(Washington, D.C. – May 18, 2022) EPA should substantially strengthen its proposed climate and smog-causing pollution standards for new commercial trucks and buses to protect public health and reduce climate pollution, according to comments submitted to the agency by Environmental Defense Fund.
EDF specifically urged EPA to set performance-based pollution standards that will ensure 80% of new school and transit buses, and 40% of most other new heavy-duty vehicles other than long haul trucks, are zero-emitting by 2029 – standards that would create a strong foundation for ensuring 100% of all new heavy-duty vehicles are zero-emitting by 2035.
“The Proposal must be substantially strengthened to deliver critical climate reductions, protect public health … and provide a strong foundation for next generation standards that drive even deeper pollution reductions from these vehicles,” EDF stated in its comments. “We respectfully urge EPA to consider all available tools to achieve deep pollution reductions and rapid [zero-emission vehicle] deployment as quickly as possible. These actions will save money for truckers and fleets, strengthen our energy security, and help to support and grow domestic jobs.”
EDF included a new white paper with its comments - The Opportunity for Near-Term Electrification of Medium- and Heavy-Duty Vehicles – that documents the reasonableness, feasibility, and urgent opportunity to strengthen EPA standards. The analysis finds that pollution standards ensuring 80% of new buses and 40% of most other new trucks are zero-emitting by 2029 would:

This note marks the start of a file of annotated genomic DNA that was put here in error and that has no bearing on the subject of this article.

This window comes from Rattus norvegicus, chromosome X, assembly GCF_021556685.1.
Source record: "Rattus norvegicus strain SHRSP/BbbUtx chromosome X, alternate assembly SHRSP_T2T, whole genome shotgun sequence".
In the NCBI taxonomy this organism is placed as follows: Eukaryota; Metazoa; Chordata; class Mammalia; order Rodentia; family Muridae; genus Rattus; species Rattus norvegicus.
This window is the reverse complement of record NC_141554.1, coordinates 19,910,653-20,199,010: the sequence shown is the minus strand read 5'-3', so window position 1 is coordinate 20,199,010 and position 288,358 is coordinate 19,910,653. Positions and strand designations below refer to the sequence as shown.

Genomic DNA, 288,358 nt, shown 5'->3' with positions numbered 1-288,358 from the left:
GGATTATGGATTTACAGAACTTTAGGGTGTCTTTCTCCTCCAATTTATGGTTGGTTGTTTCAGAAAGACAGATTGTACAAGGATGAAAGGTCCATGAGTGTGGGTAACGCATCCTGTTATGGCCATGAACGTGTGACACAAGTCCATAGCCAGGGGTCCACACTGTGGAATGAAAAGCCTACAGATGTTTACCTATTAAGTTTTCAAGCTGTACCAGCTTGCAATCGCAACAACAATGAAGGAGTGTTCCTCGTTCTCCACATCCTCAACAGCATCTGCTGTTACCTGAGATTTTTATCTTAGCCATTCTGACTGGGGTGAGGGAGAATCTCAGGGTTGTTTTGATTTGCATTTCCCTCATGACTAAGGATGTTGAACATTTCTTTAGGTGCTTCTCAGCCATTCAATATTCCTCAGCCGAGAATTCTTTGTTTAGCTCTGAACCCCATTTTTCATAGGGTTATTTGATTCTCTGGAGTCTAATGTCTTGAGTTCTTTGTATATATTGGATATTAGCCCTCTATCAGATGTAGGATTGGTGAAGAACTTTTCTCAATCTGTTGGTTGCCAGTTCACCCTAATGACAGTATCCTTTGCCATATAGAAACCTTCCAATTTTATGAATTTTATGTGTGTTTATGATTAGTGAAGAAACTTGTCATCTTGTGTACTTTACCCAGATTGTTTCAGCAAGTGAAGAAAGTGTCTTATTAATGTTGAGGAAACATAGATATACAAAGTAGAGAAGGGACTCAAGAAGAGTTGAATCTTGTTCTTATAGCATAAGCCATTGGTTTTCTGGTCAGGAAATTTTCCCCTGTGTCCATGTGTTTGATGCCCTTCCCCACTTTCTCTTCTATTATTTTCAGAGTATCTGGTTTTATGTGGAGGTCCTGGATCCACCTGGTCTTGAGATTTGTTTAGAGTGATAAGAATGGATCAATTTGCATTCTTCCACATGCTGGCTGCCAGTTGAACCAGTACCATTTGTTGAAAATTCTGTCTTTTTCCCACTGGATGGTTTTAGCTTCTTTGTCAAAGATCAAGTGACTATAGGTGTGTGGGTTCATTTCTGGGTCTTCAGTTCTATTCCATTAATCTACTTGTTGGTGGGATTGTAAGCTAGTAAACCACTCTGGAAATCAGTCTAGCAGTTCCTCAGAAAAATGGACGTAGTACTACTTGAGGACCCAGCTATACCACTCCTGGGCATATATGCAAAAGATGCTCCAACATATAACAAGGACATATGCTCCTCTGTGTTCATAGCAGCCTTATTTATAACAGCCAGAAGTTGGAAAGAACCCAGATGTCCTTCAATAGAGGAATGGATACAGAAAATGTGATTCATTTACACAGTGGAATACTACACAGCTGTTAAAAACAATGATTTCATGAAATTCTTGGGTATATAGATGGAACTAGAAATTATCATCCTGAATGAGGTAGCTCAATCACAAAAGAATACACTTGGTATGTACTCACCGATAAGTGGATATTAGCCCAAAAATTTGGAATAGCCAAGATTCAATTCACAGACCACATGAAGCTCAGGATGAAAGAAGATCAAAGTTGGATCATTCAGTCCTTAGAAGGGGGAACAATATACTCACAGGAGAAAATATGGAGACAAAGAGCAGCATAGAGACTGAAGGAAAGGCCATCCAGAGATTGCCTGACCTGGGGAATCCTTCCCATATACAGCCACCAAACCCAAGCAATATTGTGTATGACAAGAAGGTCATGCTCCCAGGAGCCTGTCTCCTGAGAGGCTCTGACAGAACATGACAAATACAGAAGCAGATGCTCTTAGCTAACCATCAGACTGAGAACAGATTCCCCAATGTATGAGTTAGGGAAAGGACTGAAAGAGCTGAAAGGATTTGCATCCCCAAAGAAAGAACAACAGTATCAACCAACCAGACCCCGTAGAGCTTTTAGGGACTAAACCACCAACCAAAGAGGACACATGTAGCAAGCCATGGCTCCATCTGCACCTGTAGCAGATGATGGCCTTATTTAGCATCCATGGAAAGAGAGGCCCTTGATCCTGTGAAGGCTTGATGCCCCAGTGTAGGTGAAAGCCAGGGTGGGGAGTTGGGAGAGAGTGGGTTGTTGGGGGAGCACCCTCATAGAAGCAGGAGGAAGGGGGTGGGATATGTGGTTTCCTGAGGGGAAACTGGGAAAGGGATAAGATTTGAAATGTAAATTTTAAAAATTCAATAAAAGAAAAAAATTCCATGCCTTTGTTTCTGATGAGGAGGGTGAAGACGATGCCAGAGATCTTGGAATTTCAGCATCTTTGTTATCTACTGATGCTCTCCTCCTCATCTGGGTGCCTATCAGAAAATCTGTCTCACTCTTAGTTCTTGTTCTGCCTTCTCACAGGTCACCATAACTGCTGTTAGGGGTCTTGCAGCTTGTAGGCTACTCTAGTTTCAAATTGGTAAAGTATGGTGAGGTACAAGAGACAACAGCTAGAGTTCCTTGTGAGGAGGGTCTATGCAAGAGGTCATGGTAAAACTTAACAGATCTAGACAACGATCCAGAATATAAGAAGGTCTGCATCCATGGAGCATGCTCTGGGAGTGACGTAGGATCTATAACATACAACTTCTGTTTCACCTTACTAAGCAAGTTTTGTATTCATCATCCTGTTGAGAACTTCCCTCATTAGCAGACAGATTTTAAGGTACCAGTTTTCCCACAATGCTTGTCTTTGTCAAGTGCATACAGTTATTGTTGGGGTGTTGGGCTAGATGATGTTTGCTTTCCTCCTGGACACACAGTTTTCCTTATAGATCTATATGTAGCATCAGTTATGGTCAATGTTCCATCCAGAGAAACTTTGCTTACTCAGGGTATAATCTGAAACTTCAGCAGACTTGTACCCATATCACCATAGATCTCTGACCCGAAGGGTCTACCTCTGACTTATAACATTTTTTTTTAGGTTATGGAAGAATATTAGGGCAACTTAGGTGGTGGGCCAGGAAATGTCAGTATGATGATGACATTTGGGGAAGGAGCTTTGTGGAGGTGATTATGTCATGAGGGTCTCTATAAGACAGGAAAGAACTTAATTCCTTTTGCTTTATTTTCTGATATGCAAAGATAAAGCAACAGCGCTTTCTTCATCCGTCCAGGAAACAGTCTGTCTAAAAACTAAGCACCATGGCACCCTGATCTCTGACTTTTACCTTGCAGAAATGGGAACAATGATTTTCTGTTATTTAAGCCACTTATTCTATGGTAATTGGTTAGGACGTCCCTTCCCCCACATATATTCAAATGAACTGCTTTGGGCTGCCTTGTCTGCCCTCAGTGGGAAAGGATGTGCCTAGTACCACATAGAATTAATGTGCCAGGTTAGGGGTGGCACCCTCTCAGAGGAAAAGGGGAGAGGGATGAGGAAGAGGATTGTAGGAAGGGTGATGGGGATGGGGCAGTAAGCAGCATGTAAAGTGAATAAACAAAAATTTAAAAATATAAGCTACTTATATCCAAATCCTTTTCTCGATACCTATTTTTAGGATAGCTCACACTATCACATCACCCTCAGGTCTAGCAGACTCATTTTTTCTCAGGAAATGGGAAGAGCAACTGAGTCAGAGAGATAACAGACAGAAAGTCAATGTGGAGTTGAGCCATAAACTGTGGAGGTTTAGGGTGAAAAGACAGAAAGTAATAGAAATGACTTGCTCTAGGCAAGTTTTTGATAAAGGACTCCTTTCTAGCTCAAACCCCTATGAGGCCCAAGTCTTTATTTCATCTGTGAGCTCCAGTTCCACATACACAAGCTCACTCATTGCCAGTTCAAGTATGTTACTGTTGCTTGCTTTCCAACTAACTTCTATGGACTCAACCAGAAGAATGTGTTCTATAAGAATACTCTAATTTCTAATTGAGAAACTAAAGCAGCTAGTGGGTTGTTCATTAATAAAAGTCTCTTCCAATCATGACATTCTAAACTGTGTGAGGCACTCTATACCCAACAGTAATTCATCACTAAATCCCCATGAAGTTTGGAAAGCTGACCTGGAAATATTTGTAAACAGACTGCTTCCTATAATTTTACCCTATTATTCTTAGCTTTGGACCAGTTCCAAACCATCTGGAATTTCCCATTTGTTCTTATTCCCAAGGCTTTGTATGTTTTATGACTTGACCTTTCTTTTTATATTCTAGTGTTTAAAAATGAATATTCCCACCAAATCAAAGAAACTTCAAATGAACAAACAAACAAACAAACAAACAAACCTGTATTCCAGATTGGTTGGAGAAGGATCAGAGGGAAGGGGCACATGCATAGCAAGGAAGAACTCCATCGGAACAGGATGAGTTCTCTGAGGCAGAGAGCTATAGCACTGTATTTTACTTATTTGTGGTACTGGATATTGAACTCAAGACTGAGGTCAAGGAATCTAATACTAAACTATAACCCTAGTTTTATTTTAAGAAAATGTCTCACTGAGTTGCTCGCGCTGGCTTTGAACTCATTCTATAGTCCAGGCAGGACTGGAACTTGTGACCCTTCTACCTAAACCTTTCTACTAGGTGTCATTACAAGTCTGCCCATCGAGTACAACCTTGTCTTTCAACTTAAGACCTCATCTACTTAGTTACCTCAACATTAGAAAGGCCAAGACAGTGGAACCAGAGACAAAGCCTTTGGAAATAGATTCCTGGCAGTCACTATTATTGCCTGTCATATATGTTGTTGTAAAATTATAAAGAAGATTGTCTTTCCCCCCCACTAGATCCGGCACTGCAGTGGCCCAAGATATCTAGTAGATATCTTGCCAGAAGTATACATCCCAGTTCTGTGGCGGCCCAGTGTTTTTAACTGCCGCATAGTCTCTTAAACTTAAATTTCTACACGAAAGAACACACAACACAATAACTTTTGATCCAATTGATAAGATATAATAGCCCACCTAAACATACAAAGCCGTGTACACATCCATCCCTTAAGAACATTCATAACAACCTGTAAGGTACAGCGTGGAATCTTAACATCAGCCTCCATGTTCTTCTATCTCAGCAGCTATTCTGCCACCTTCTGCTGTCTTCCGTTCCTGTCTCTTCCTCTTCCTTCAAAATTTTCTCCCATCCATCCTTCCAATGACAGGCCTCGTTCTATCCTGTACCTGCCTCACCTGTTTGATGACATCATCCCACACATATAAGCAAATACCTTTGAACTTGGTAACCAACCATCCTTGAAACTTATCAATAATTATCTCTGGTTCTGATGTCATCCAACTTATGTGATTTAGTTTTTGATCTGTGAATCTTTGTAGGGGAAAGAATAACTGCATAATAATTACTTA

- Prevent up to 9,600 premature deaths through 2050
- Keep more than 1.6 billion tons of climate pollution and up to 2.2 million tons of ozone-forming nitrogen pollution out of our air through 2050
- Save the U.S. up to $680 billion total through 2050, while at the same time growing well-paying jobs in states across the nation
EPA has been accepting public comments on its proposal for updated emission standards for heavy-duty vehicles – which include delivery vans and trucks, transit and school buses, and garbage trucks. These heavy-duty vehicles are only about four percent of all cars and trucks on our roads, but they are responsible for almost a quarter of all the climate pollution from the transportation sector. They are also a substantial source of nitrogen oxide emissions, which are a main component of unhealthy smog, and significant contributor of deadly fine particulate matter pollution.
Emissions from heavy-duty vehicles are especially dangerous to the people who live closest to them. EPA estimates that 72 million people in America live within 200 meters of a truck freight route, and people of color and those with lower incomes are more likely to live in those areas.
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